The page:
Martin's grant helps bring music to once-failing Benton Harbor school
“You are my sunshine, my only sunshine,” the musician sang to the students as they crowded around him in the classroom at Benton Harbor’s Martin Luther King STEAM Academy. “You make me happy, when skies are gray.”
But this wasn’t music class, and the guitarist was no music teacher.
It was a spontaneous sing-along with the school principal, Dr. David VanDyke. It’s just one of his charms that’s winning back the hearts and minds of students and families of this embattled district.
The pressure's on in Benton Harbor. Earlier this year, three schools were threatened with closure: Dream Academy, International Academy at Hull and VanDyke’s Martin Luther King STEAM Academy.
There are signs of hope. This week it was announced that the three schools will stay open thanks to a partnership agreement with the state. The Martin Luther King STEAM Academy picked up Martin's Super Markets' One School at a Time grant for $1,000 to help with their instruction. VanDyke applied for the grant.
“I feel called to be here,” admitted VanDyke. “I really do. I love these kids.”
VanDyke is in his first year as principal. He took the job knowing about the school’s dubious distinction.
At one time, close to one hundred percent of the kids were failing Michigan’s standardized test. The school was put on notice.
“It was slated to close,” said VanDyke. “We had the SRO, the State Reform Office, send parents a letter that it was slated to close, but we came up with an agreement that we show adequate yearly progress.”
The changes were swift and wide sweeping.
New staff. New rules. It's no longer kindergarten through 8th grade. It’s now three through five, and every student is held accountable.
There are data boards in every classroom showing their progress. The student’s identification numbers are posted in the areas that reflect their proficiency. Slowly, but surely, those numbers are moving in the right direction.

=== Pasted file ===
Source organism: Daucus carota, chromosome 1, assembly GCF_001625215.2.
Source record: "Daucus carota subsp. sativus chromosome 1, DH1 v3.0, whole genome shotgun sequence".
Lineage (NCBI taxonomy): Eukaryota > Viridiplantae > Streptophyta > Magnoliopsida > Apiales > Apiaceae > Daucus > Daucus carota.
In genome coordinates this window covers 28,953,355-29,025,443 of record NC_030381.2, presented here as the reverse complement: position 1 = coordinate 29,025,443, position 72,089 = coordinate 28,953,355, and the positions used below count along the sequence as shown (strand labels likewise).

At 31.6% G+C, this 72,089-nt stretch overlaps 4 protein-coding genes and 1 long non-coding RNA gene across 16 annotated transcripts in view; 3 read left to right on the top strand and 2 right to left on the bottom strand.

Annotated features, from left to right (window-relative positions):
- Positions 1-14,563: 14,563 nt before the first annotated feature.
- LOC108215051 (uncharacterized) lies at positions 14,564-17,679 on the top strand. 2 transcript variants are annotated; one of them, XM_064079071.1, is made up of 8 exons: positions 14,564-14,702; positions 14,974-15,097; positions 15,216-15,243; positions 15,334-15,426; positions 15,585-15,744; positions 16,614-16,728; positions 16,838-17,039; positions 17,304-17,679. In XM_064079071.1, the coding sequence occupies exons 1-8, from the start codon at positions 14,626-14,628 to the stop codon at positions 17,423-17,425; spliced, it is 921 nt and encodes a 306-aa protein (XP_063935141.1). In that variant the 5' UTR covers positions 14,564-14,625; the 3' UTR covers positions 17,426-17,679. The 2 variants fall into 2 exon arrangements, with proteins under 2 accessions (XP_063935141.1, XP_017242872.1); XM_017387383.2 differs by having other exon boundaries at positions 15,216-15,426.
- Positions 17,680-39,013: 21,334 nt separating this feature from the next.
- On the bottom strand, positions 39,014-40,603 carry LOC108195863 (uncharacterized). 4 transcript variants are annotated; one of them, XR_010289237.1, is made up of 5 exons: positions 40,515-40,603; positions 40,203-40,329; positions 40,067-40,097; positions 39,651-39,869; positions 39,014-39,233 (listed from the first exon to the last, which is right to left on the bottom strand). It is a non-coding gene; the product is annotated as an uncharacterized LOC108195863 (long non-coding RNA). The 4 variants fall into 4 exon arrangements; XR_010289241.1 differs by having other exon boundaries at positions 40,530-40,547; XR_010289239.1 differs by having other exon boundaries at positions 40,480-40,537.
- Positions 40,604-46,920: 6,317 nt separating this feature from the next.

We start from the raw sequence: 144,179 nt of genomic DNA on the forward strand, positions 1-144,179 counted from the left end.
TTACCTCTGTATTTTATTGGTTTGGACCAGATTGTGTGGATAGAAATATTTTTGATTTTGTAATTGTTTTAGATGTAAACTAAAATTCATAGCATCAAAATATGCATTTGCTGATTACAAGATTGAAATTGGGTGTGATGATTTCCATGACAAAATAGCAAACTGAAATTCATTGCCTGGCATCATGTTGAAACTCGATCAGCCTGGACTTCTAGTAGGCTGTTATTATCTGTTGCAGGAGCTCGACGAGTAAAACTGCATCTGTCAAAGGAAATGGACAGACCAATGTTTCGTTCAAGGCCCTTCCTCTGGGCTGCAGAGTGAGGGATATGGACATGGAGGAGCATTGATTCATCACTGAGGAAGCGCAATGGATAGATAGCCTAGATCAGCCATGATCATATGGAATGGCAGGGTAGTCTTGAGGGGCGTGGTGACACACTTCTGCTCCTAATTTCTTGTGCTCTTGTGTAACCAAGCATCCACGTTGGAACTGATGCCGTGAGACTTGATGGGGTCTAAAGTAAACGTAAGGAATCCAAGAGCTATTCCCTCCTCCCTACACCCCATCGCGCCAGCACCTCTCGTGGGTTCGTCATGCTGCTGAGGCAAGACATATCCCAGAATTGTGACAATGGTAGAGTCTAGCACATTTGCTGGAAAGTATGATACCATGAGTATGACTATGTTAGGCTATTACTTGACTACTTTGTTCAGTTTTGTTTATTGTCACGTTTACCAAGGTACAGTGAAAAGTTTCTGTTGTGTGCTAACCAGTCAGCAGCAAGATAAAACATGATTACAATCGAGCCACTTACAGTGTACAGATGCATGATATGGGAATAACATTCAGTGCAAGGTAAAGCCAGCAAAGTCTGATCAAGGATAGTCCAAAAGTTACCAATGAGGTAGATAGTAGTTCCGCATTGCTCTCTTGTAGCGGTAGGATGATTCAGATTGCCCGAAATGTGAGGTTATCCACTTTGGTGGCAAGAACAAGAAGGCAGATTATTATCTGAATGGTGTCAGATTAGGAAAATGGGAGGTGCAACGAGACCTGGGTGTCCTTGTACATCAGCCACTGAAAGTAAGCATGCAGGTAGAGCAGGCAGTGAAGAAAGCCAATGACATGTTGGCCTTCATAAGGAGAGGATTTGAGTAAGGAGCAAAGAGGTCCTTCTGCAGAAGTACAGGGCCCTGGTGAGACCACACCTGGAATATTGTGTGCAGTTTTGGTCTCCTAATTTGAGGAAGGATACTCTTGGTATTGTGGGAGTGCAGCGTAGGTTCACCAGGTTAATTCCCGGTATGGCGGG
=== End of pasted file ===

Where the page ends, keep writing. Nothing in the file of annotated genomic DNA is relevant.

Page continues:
“Now if you walk into every classroom, you'll see our scores are projecting to rise across the board,” said VanDyke. “I'm actually really excited about showing how well we're going to do on the M-STEP. We’ve done nothing but improve.”
The stakes are high and the kids know it.
“Kids are trying harder since they heard that the school's going to be closed down,” said Josiah King, a 5th grader. “The teacher said I'm doing good on my test so I can help the school not be closed.”
It's a neighborhood school that means a lot to King’s family. “This is the school that represents us,” said King. “My mom went to school (here).”
“We're trying to work hard so the school can stay open,” offered 4th grader Dezmond Jennings. He admits he was once a kid who got suspended. Now he's trying harder.
“If you make mistakes and you fix them, it'll be all right,” said Jennings. “Most of the time, my teacher, I make mistakes and then she just give me another chance. And when she give me another chance I try to make it good.”
“They need people to listen to them,” suggested paraprofessional Patricia Duff-Moore. She's worked in Benton Harbor area schools for 22 years.
“They have every day struggles. Struggles that we don't know about,” said Duff-Moore. “If you just listen, they'll tell you.”
She says positive, consistent direction is helping these kids succeed. She gives Dr. VanDyke a lot of the credit.
“I've had good bosses in the past, but he's the one that sticks out,” admitted Duff-Moore. “He loves the children.”
VanDyke loves singing with them too. This principal moonlights as a musician and uses his favorite pastime to help move the school in a new direction. He even writes songs that can help the kids learn. His favorite is all about vowels.
The Martin's One School at a Time grant money will go toward an acoustic electric guitar that stays at the school.
“A whole bunch of kids don't have success on standardized tests with math and language arts,” explained VanDyke. “But they really succeed in music or they really succeed in the arts, and I think this grant will help us make a step toward helping them have success.”
The kids say music helps.
“In music you can experience things,” offered Jennings. “You can talk out your problems. You can experience things you don't know.”
“If you have a problem, it helps you soothe your problem,” said King. “And it calms you down.”
“These kids need to feel safe and secure here and I'm not sure they were getting that but they seem to be getting it now,” VanDyke said with confidence.
Together, they’re saving their school.
The partnership agreement contains specific interventions and support services.
While there are three Benton Harbor schools under the microscope by the state, the programs and services outlined in the plan will be implemented district-wide. NewsCenter 16 will continue to follow the school’s progress and keep you posted.
If you'd like to nominate your school for a One School at a Time grant, just fill out an application online at
The winning school gets $1,000 from Martin’s Super Markets, and a new winner is picked each month during the school year.